Very early in the novel, when Leonce returns home late from his club, he wakes Edna up with his noise and chatter. Despite her being fast asleep, he is discouraged "that his wife, who was the sole object of his existence, evinced so little interest in things which concerned him and valued so little his conversation." I repeat: she'd been quite asleep when he arrived, and it was his rudeness that awakened her.
In order to compel her to get up, it seems, he then seemingly makes up a story about their son, Raoul, being sick. When Edna reassures him that the boy is fine, "he reproached his wife with her inattention, her habitual neglect of the children. If it was not a mother's place to look after children, whose on earth was it? . . . He talked in a monotonous, insistent way," as though it is habit for him to lecture her like this. This led to tears and the beginning of Edna's recognition of "an indescribable oppression, which . . . filled her whole being with a vague anguish." This is certainly not the way good husbands make their wives feel. If Leonce is unhappy with his wife's lack of attention to him or their children, there are certainly more constructive and less passive-aggressive ways to draw her attention to it. If he wanted a "mother-woman," then he ought to have married one.
Later, after the first night on which Edna swims out by herself into the ocean, Leonce gets irritated with Edna that she isn't feeling, or at least pretending to feel, amorous. He orders her to come inside, but she refuses.
She heard him moving about the room; every sound indicating impatience and irritation. Another time she would have gone in at his request. She would, through habit, have yielded to his desire; not with any sense of submission or obedience to his compelling wishes, but unthinkingly, as we walk, move, sit, stand, go through the daily treadmill of the life which has been portioned out to us.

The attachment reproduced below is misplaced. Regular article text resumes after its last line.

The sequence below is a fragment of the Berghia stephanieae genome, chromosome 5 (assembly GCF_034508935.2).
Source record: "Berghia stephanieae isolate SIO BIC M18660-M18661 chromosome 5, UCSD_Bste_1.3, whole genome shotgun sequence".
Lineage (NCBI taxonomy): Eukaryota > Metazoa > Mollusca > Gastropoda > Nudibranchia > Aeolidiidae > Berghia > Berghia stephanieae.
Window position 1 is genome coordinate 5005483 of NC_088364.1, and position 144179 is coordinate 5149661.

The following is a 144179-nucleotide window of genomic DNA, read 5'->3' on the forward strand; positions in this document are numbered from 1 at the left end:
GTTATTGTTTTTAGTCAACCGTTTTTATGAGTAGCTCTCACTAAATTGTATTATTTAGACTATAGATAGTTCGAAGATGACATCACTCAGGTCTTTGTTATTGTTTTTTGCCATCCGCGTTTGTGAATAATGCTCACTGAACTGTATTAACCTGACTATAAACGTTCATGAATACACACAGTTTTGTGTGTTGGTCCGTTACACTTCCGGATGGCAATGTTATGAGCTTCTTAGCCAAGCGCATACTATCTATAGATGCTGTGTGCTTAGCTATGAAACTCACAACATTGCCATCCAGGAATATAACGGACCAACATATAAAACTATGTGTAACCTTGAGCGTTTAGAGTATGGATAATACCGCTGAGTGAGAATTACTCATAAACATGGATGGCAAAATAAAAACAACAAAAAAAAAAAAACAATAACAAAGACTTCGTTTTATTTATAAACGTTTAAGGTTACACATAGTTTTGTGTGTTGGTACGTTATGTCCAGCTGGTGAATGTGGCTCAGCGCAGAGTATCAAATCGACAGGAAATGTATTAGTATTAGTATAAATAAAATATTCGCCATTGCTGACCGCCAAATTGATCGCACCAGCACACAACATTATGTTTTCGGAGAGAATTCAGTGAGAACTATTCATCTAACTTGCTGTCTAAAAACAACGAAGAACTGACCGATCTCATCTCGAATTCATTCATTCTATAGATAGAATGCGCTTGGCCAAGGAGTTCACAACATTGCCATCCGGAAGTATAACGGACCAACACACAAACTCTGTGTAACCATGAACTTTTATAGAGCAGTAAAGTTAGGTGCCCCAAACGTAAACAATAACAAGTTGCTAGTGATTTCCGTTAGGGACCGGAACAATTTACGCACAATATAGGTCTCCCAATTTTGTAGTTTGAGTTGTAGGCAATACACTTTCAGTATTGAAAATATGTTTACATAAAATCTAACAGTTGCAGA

Continuing to ignore her own feelings and her desire to remain outside on a lovely night, he then calls "fondly, with a note of entreaty," apparently unwilling to accept or believe that she would refuse him when she, evidently, never has before. However,
She perceived that her will had blazed up, stubborn and resistant. She could not at that moment have done other than denied and resisted. She wondered if her husband had ever spoken to her like that before, and if she had submitted to his command. Of course she had; she remembered that she had.
Certainly, a good husband would not become petulant and childish when his wife doesn't obey his every command, and nor would he wish her to ignore her own feelings only to gratify his. Edna needs a husband who can respect her will, and Leonce does not. They are not a good match.